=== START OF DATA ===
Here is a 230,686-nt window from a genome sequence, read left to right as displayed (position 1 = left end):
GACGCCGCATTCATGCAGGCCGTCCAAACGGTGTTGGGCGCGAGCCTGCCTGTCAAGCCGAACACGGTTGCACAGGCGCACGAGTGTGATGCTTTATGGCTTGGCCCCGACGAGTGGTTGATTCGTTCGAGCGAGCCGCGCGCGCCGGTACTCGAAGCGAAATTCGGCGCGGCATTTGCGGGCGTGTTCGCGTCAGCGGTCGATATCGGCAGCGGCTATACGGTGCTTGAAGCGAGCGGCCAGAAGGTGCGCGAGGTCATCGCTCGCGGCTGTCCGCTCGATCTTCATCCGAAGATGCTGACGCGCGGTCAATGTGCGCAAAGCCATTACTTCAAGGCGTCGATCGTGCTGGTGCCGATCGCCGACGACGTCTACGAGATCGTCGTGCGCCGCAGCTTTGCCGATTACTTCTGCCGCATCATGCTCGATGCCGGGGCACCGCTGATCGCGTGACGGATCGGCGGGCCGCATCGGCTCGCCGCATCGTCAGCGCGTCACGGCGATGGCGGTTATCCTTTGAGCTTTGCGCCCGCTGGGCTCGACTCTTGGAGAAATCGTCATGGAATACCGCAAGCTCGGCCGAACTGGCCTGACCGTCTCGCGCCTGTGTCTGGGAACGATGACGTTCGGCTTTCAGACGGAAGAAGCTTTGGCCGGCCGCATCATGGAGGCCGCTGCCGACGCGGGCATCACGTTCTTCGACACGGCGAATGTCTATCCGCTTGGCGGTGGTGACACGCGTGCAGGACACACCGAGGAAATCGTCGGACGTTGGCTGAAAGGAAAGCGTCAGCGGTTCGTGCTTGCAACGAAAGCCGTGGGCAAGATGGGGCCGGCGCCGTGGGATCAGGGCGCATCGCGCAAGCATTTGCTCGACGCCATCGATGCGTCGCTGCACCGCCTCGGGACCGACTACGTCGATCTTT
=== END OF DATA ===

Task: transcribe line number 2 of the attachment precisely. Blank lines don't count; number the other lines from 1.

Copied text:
GACGCCGCATTCATGCAGGCCGTCCAAACGGTGTTGGGCGCGAGCCTGCCTGTCAAGCCGAACACGGTTGCACAGGCGCACGAGTGTGATGCTTTATGGCTTGGCCCCGACGAGTGGTTGATTCGTTCGAGCGAGCCGCGCGCGCCGGTACTCGAAGCGAAATTCGGCGCGGCATTTGCGGGCGTGTTCGCGTCAGCGGTCGATATCGGCAGCGGCTATACGGTGCTTGAAGCGAGCGGCCAGAAGGTGCGCGAGGTCATCGCTCGCGGCTGTCCGCTCGATCTTCATCCGAAGATGCTGACGCGCGGTCAATGTGCGCAAAGCCATTACTTCAAGGCGTCGATCGTGCTGGTGCCGATCGCCGACGACGTCTACGAGATCGTCGTGCGCCGCAGCTTTGCCGATTACTTCTGCCGCATCATGCTCGATGCCGGGGCACCGCTGATCGCGTGACGGATCGGCGGGCCGCATCGGCTCGCCGCATCGTCAGCGCGTCACGGCGATGGCGGTTATCCTTTGAGCTTTGCGCCCGCTGGGCTCGACTCTTGGAGAAATCGTCATGGAATACCGCAAGCTCGGCCGAACTGGCCTGACCGTCTCGCGCCTGTGTCTGGGAACGATGACGTTCGGCTTTCAGACGGAAGAAGCTTTGGCCGGCCGCATCATGGAGGCCGCTGCCGACGCGGGCATCACGTTCTTCGACACGGCGAATGTCTATCCGCTTGGCGGTGGTGACACGCGTGCAGGACACACCGAGGAAATCGTCGGACGTTGGCTGAAAGGAAAGCGTCAGCGGTTCGTGCTTGCAACGAAAGCCGTGGGCAAGATGGGGCCGGCGCCGTGGGATCAGGGCGCATCGCGCAAGCATTTGCTCGACGCCATCGATGCGTCGCTGCACCGCCTCGGGACCGACTACGTCGATCTTT